May is a good month for migrants and residents. Look for Wood Duck, Cinnamon Teal, American Bittern, Green Heron, Virginia Rail, Sora, Solitary Sandpiper, Band-tailed Pigeon, Eurasian Collared-Dove, Bushtit, Swainson’s Thrush, and several species of warblers and sparrows. The Game Range is good for migrant Empidonax flycatchers—mostly Willow and Pacific-slope, but Least, Hammond’s, and Dusky are also possible. Fall passerine migration (mid-August to mid-September) is as good as anywhere in Western Washington. A dozen species of sparrows can be seen in winter—Spotted Towhee, American Tree (rare), Savannah, Sooty Fox, Song, Lincoln’s, Swamp (uncommon to rare), White-throated (rare), Harris’s (very rare), White-crowned, Golden-crowned, and Oregon Dark-eyed Junco. The best places to look for them are near the two parking areas and along the dike from the headquarters parking area to where the dike forks (first half-mile). Northern Waterthrush has been seen in fall and winter almost annually either along the slough to the north of the boat launch parking area or adjacent to the dike where it forks.



Return to Fir Island Road, turn left (west), and go 1.5 miles to a public access road on the left. Turn onto the access road and drive south down the gravel road less than a half-mile to a parking area for the Fir Island Farm/ Hayton Reserve, a unit of the Skagit Wildlife Area (Discover Pass required to park). This is an excellent place to view the wintering Snow Geese. A dike separates farm fields from salt marsh. Check the fields for Black-bellied Plover, American and Pacific Golden-Plovers (both rare), and the same assortment of sandpipers as can be seen at the Skagit Game Range.

Return to Fir Island Road and go left (west) for another 0.5 mile to where it makes a 90-degree right turn. Jog left here onto Maupin Road. Continue west 0.5 mile and turn left onto a gravel road leading to the Jensen Access of the Skagit Wildlife Area. Fields at this intersection, and along the access road, are excellent for shorebirds and American Pipits in spring (April–May) and fall (mid-July through September). Park by the dike at the end of the road (Discover Pass required), from which one can access the dike and salt marsh to the south. Among other species of shorebirds, Sharp-tailed (rare), Stilt (un-common to rare), and Pectoral Sandpipers have been seen in the marsh. Optimal viewing is on an incoming or receding high tide. Otherwise, the exposed mudflats are extensive and birds can be a long way from the dike. Check the large driftwood for perched raptors (Bald Eagle, Northern Harrier, Merlin, Peregrine Falcon). Exercise caution if venturing into the marsh: the mud is deep and hazardous in places.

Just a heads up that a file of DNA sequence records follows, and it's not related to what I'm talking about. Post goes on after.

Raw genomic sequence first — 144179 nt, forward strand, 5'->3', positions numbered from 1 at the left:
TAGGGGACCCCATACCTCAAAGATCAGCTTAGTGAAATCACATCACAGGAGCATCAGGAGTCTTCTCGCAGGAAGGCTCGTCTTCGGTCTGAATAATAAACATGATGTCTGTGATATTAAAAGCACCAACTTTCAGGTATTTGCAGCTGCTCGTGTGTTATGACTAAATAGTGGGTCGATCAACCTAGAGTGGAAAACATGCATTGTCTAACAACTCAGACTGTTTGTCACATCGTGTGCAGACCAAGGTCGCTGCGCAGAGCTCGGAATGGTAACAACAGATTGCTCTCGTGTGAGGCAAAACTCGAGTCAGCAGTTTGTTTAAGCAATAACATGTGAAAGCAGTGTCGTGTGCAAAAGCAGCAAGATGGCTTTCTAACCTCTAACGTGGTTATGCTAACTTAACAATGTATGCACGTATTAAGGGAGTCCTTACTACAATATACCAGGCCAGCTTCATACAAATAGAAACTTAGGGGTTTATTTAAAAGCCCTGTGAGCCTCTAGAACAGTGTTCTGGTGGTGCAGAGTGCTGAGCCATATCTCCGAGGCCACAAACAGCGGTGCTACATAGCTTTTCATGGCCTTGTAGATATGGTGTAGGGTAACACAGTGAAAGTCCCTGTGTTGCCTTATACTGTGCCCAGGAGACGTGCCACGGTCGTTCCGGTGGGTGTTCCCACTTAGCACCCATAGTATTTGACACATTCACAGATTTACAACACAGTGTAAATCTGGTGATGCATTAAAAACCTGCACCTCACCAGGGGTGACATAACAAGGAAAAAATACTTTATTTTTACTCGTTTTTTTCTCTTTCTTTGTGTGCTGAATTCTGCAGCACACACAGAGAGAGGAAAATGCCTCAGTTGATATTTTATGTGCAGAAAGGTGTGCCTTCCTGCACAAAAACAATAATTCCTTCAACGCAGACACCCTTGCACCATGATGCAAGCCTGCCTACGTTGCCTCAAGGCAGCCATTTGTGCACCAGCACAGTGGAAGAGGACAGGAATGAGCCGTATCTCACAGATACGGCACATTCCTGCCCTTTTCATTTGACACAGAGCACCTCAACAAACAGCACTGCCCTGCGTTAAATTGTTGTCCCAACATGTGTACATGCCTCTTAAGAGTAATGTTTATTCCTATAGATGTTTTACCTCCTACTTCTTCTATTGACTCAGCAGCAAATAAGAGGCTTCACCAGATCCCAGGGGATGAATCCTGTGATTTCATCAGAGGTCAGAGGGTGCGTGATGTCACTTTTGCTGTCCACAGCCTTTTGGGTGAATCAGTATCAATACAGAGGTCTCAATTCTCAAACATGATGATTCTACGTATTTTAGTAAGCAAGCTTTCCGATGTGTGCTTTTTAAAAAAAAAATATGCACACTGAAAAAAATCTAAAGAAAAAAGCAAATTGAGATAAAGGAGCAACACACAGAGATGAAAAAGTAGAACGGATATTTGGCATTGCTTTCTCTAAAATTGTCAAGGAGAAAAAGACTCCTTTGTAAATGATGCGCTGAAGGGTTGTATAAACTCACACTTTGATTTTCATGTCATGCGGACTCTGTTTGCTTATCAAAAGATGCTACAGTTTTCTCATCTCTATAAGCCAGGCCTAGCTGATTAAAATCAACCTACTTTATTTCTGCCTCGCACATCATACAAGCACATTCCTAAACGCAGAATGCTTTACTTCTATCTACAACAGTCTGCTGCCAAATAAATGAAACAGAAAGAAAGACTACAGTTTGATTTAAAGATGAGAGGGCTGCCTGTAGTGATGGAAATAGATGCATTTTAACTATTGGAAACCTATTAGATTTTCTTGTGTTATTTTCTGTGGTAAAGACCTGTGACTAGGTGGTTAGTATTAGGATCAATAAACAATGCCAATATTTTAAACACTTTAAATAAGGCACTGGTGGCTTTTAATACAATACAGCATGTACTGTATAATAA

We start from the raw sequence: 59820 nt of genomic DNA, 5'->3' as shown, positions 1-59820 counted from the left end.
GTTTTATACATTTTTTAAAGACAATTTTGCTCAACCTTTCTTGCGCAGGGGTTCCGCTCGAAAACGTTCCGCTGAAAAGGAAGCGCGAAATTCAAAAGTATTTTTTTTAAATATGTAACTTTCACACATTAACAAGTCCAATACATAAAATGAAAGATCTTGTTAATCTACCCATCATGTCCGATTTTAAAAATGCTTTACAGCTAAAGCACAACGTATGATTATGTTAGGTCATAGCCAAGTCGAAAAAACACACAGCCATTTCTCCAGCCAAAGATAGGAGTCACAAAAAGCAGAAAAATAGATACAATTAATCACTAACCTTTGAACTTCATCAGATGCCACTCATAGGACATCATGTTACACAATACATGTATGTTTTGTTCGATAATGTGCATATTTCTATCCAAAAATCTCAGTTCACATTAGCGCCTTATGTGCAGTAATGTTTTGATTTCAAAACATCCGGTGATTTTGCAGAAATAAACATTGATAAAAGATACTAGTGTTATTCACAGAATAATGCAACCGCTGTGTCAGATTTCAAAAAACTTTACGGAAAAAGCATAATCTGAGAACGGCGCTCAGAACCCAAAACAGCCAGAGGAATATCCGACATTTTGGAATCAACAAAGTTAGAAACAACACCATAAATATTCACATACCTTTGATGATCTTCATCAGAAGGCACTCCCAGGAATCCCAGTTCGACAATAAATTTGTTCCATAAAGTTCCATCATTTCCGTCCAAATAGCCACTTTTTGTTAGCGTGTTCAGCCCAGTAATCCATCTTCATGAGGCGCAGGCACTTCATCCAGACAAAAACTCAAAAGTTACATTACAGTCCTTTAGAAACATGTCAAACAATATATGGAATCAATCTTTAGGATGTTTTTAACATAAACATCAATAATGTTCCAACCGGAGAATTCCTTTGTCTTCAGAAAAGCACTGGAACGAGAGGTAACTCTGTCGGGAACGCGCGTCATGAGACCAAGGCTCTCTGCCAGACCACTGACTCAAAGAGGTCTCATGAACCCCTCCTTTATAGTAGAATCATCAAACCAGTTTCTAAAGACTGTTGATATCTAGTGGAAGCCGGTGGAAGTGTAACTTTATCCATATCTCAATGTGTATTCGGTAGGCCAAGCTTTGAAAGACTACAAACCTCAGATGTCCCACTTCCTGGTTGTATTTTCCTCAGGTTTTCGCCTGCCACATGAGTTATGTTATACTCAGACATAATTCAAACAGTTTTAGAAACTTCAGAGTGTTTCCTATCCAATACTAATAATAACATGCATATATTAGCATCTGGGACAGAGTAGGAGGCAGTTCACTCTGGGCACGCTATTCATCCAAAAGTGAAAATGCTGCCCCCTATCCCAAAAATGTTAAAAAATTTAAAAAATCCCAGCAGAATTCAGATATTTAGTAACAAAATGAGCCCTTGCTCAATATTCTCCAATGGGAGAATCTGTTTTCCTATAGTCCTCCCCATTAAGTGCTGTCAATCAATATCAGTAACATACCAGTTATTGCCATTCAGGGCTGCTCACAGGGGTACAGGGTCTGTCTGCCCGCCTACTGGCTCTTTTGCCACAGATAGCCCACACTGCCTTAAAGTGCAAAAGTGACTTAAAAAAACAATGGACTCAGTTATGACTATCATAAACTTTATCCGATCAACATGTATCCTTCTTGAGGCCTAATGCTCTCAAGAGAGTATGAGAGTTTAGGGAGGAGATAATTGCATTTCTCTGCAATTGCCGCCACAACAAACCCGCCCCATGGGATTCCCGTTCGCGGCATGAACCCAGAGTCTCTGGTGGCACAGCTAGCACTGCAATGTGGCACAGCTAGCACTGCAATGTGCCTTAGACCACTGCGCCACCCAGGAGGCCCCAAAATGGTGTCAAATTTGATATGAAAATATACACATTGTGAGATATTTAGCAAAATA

Back on Maupin Road, turn left and continue west and north for 1.3 miles to Rawlins Road. Turn left again and drive one mile to a dead end at a dike. Park along the edge of the road, making sure not to block other cars from leaving. You are now at the North Fork Access. This is an excellent place to look for Short-eared Owl (at dusk). Turn back, go 1.7 miles east to Fir Island Road, and turn right. Park at a pullout on the left in 0.1 mile, across from the Snow Goose Produce Market. Fields to the east often hold thousands of foraging Snow Geese and several hundred Trumpeter and Tundra Swans.



Swans, Snow Geese, and other waterfowl also winter in agricultural fields on the Skagit Flats north of Fir Island, as do many raptors, including Snowy Owls during flight years. From the produce market, turn back north and go 0.4 mile on Fir Island Road to the intersection with Best Road, on the left. Turn here and continue over the North Fork bridge for 4.5 miles to a roundabout at McLean Road. Bird the flats from a grid of roads east to Mount Vernon, north to SR-20, and west to La Conner and the Swinomish Channel. In April, enjoy the tulip fields with Mount Baker and the Cascades Range in the background. Turning left (west) from Best Road onto McLean Road, then right onto La Conner-Whitney Road (1.3 miles), brings you to the Farmhouse Inn and a Texaco station at the SR-20 intersection (1.8 miles). It is about six miles east on SR-20 to I-5 at Exit 230. Or you can turn west on SR-20 toward Fidalgo Island and Anacortes (page 92). Crossing over SR-20 and continuing north will bring you to the Samish Flats.